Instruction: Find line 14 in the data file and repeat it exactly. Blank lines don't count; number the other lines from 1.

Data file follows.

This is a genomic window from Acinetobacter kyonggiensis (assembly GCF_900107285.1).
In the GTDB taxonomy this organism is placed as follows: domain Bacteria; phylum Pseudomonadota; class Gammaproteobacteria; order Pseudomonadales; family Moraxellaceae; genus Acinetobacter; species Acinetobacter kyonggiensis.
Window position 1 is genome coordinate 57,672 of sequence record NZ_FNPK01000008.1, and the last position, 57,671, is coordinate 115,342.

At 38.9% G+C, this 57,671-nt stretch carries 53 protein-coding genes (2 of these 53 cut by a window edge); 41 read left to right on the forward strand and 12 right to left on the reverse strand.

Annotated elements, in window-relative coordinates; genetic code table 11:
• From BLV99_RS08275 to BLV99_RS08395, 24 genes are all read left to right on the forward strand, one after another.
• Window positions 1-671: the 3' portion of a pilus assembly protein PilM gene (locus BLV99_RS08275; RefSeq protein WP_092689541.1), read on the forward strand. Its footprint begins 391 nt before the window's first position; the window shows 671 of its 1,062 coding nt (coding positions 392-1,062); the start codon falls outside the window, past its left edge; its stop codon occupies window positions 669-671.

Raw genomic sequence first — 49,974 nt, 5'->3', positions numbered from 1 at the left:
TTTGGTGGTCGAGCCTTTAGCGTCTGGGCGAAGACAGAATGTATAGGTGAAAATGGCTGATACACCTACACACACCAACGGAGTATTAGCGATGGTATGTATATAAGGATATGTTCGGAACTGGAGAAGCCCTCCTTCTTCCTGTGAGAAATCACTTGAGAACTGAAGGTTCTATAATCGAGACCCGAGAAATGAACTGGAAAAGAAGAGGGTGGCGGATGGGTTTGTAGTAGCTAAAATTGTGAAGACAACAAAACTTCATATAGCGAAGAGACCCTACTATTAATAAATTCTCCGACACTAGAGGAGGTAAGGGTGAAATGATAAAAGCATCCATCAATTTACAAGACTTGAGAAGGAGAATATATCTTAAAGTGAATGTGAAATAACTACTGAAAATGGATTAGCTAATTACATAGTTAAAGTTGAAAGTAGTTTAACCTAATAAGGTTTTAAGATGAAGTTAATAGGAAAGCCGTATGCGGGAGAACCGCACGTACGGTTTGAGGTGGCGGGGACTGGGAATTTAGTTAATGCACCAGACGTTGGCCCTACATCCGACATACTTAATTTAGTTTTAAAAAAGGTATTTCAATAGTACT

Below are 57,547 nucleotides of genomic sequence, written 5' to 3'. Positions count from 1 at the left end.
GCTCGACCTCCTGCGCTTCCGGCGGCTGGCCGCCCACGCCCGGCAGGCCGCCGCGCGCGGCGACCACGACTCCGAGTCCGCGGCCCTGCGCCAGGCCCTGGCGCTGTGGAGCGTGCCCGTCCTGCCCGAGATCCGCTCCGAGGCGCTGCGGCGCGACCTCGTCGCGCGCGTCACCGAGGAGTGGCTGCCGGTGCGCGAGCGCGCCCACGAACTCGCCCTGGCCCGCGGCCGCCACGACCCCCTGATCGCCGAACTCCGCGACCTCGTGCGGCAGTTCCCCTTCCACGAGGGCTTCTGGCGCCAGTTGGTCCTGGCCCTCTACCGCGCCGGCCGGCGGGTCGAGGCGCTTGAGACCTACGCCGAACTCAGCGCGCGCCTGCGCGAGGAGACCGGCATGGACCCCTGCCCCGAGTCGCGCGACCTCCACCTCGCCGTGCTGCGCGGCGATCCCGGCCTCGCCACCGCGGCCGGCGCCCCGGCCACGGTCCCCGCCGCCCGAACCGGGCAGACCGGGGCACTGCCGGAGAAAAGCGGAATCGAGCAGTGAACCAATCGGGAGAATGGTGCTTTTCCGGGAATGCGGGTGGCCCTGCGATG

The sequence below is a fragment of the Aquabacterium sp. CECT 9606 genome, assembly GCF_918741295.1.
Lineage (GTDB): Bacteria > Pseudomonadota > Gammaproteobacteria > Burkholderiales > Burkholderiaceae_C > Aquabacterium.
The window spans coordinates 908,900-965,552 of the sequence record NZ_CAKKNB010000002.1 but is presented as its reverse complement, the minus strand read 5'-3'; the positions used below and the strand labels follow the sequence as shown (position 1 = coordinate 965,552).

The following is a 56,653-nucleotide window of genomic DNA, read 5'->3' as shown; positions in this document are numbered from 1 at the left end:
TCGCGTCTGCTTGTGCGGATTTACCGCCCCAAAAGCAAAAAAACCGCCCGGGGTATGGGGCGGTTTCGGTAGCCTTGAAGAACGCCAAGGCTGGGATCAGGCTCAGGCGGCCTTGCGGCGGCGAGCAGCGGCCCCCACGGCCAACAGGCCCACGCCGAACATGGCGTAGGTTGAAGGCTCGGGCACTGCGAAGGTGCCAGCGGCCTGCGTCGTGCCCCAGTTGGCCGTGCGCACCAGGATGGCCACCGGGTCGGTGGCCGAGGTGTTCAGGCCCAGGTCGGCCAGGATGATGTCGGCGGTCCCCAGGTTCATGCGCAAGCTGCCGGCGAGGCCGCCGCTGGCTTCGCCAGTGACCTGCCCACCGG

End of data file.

The window spans coordinates 908,900-965,552 of the sequence record NZ_CAKKNB010000002.1 but is presented as its reverse complement, the minus strand read 5'-3'; the positions used below and the strand labels follow the sequence as shown (position 1 = coordinate 965,552).